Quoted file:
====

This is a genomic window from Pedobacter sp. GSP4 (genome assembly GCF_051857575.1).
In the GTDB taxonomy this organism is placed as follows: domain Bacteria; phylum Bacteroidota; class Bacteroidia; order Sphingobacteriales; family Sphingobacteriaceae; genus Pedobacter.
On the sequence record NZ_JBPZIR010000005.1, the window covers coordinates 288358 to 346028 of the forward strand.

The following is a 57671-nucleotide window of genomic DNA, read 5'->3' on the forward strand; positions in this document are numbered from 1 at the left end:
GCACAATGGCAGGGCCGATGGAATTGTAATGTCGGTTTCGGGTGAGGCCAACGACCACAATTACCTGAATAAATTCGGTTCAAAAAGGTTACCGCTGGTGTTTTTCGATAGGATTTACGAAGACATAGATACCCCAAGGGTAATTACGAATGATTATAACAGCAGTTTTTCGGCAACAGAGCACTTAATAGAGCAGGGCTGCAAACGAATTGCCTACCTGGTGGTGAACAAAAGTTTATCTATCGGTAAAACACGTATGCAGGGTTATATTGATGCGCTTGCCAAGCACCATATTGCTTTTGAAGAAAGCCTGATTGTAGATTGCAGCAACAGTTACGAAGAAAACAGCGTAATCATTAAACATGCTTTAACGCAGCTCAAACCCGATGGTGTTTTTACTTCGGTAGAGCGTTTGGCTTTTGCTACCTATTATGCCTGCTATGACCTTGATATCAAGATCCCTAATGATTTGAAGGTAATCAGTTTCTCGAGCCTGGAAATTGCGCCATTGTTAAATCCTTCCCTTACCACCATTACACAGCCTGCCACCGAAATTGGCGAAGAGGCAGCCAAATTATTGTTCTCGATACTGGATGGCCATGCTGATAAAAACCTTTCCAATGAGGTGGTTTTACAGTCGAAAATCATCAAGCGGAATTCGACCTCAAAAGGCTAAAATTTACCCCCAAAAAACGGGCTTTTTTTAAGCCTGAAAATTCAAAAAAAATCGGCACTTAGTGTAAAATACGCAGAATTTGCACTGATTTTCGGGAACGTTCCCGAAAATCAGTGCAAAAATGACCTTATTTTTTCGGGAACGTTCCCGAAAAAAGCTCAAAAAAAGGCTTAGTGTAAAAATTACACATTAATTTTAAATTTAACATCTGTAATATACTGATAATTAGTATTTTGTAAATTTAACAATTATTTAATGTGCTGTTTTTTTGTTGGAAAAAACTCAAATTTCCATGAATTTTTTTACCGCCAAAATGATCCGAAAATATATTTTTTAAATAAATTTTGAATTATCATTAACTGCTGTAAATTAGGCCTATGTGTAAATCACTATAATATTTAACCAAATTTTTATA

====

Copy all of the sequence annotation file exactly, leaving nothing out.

This is a genomic window from Pedobacter sp. GSP4 (genome assembly GCF_051857575.1).
In the GTDB taxonomy this organism is placed as follows: domain Bacteria; phylum Bacteroidota; class Bacteroidia; order Sphingobacteriales; family Sphingobacteriaceae; genus Pedobacter.
On the sequence record NZ_JBPZIR010000005.1, the window covers coordinates 288358 to 346028 of the forward strand.

The following is a 57671-nucleotide window of genomic DNA, read 5'->3' on the forward strand; positions in this document are numbered from 1 at the left end:
GCACAATGGCAGGGCCGATGGAATTGTAATGTCGGTTTCGGGTGAGGCCAACGACCACAATTACCTGAATAAATTCGGTTCAAAAAGGTTACCGCTGGTGTTTTTCGATAGGATTTACGAAGACATAGATACCCCAAGGGTAATTACGAATGATTATAACAGCAGTTTTTCGGCAACAGAGCACTTAATAGAGCAGGGCTGCAAACGAATTGCCTACCTGGTGGTGAACAAAAGTTTATCTATCGGTAAAACACGTATGCAGGGTTATATTGATGCGCTTGCCAAGCACCATATTGCTTTTGAAGAAAGCCTGATTGTAGATTGCAGCAACAGTTACGAAGAAAACAGCGTAATCATTAAACATGCTTTAACGCAGCTCAAACCCGATGGTGTTTTTACTTCGGTAGAGCGTTTGGCTTTTGCTACCTATTATGCCTGCTATGACCTTGATATCAAGATCCCTAATGATTTGAAGGTAATCAGTTTCTCGAGCCTGGAAATTGCGCCATTGTTAAATCCTTCCCTTACCACCATTACACAGCCTGCCACCGAAATTGGCGAAGAGGCAGCCAAATTATTGTTCTCGATACTGGATGGCCATGCTGATAAAAACCTTTCCAATGAGGTGGTTTTACAGTCGAAAATCATCAAGCGGAATTCGACCTCAAAAGGCTAAAATTTACCCCCAAAAAACGGGCTTTTTTTAAGCCTGAAAATTCAAAAAAAATCGGCACTTAGTGTAAAATACGCAGAATTTGCACTGATTTTCGGGAACGTTCCCGAAAATCAGTGCAAAAATGACCTTATTTTTTCGGGAACGTTCCCGAAAAAAGCTCAAAAAAAGGCTTAGTGTAAAAATTACACATTAATTTTAAATTTAACATCTGTAATATACTGATAATTAGTATTTTGTAAATTTAACAATTATTTAATGTGCTGTTTTTTTGTTGGAAAAAACTCAAATTTCCATGAATTTTTTTACCGCCAAAATGATCCGAAAATATATTTTTTAAATAAATTTTGAATTATCATTAACTGCTGTAAATTAGGCCTATGTGTAAATCACTATAATATTTAACCAAATTTTTATA